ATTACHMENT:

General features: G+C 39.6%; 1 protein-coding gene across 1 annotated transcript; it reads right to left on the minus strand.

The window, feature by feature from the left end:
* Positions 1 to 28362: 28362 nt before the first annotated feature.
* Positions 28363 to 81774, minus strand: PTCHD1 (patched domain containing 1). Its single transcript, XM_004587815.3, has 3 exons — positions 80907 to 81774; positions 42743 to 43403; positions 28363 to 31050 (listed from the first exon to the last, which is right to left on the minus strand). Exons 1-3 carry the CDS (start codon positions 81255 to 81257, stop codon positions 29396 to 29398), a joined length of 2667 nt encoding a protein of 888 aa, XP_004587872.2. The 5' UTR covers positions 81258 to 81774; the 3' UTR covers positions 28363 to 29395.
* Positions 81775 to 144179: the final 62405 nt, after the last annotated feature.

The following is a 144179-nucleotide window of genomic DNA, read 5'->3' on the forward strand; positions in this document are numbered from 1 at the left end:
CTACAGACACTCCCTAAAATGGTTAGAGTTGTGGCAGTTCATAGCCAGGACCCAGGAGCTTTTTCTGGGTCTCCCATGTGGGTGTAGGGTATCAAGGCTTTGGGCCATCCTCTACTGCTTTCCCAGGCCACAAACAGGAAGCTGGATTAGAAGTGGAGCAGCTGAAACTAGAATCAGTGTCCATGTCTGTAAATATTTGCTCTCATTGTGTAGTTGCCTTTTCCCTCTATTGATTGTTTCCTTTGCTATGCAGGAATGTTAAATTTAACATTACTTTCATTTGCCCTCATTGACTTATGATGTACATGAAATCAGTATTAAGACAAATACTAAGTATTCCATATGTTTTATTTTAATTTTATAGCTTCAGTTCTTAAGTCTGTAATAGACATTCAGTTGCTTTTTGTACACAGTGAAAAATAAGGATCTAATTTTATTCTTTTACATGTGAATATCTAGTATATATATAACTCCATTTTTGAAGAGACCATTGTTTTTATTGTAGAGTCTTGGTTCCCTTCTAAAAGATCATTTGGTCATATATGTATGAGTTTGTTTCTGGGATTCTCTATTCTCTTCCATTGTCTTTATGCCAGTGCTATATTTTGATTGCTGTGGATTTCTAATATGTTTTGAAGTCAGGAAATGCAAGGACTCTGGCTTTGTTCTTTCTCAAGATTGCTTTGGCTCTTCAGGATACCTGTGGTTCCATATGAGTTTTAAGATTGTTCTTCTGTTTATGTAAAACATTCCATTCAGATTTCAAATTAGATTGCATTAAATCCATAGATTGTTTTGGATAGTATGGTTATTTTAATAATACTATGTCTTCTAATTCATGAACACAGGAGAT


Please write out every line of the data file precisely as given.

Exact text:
General features: G+C 39.6%; 1 protein-coding gene across 1 annotated transcript; it reads right to left on the minus strand.

The window, feature by feature from the left end:
* Positions 1 to 28362: 28362 nt before the first annotated feature.
* Positions 28363 to 81774, minus strand: PTCHD1 (patched domain containing 1). Its single transcript, XM_004587815.3, has 3 exons — positions 80907 to 81774; positions 42743 to 43403; positions 28363 to 31050 (listed from the first exon to the last, which is right to left on the minus strand). Exons 1-3 carry the CDS (start codon positions 81255 to 81257, stop codon positions 29396 to 29398), a joined length of 2667 nt encoding a protein of 888 aa, XP_004587872.2. The 5' UTR covers positions 81258 to 81774; the 3' UTR covers positions 28363 to 29395.
* Positions 81775 to 144179: the final 62405 nt, after the last annotated feature.

The following is a 144179-nucleotide window of genomic DNA, read 5'->3' on the forward strand; positions in this document are numbered from 1 at the left end:
CTACAGACACTCCCTAAAATGGTTAGAGTTGTGGCAGTTCATAGCCAGGACCCAGGAGCTTTTTCTGGGTCTCCCATGTGGGTGTAGGGTATCAAGGCTTTGGGCCATCCTCTACTGCTTTCCCAGGCCACAAACAGGAAGCTGGATTAGAAGTGGAGCAGCTGAAACTAGAATCAGTGTCCATGTCTGTAAATATTTGCTCTCATTGTGTAGTTGCCTTTTCCCTCTATTGATTGTTTCCTTTGCTATGCAGGAATGTTAAATTTAACATTACTTTCATTTGCCCTCATTGACTTATGATGTACATGAAATCAGTATTAAGACAAATACTAAGTATTCCATATGTTTTATTTTAATTTTATAGCTTCAGTTCTTAAGTCTGTAATAGACATTCAGTTGCTTTTTGTACACAGTGAAAAATAAGGATCTAATTTTATTCTTTTACATGTGAATATCTAGTATATATATAACTCCATTTTTGAAGAGACCATTGTTTTTATTGTAGAGTCTTGGTTCCCTTCTAAAAGATCATTTGGTCATATATGTATGAGTTTGTTTCTGGGATTCTCTATTCTCTTCCATTGTCTTTATGCCAGTGCTATATTTTGATTGCTGTGGATTTCTAATATGTTTTGAAGTCAGGAAATGCAAGGACTCTGGCTTTGTTCTTTCTCAAGATTGCTTTGGCTCTTCAGGATACCTGTGGTTCCATATGAGTTTTAAGATTGTTCTTCTGTTTATGTAAAACATTCCATTCAGATTTCAAATTAGATTGCATTAAATCCATAGATTGTTTTGGATAGTATGGTTATTTTAATAATACTATGTCTTCTAATTCATGAACACAGGAGAT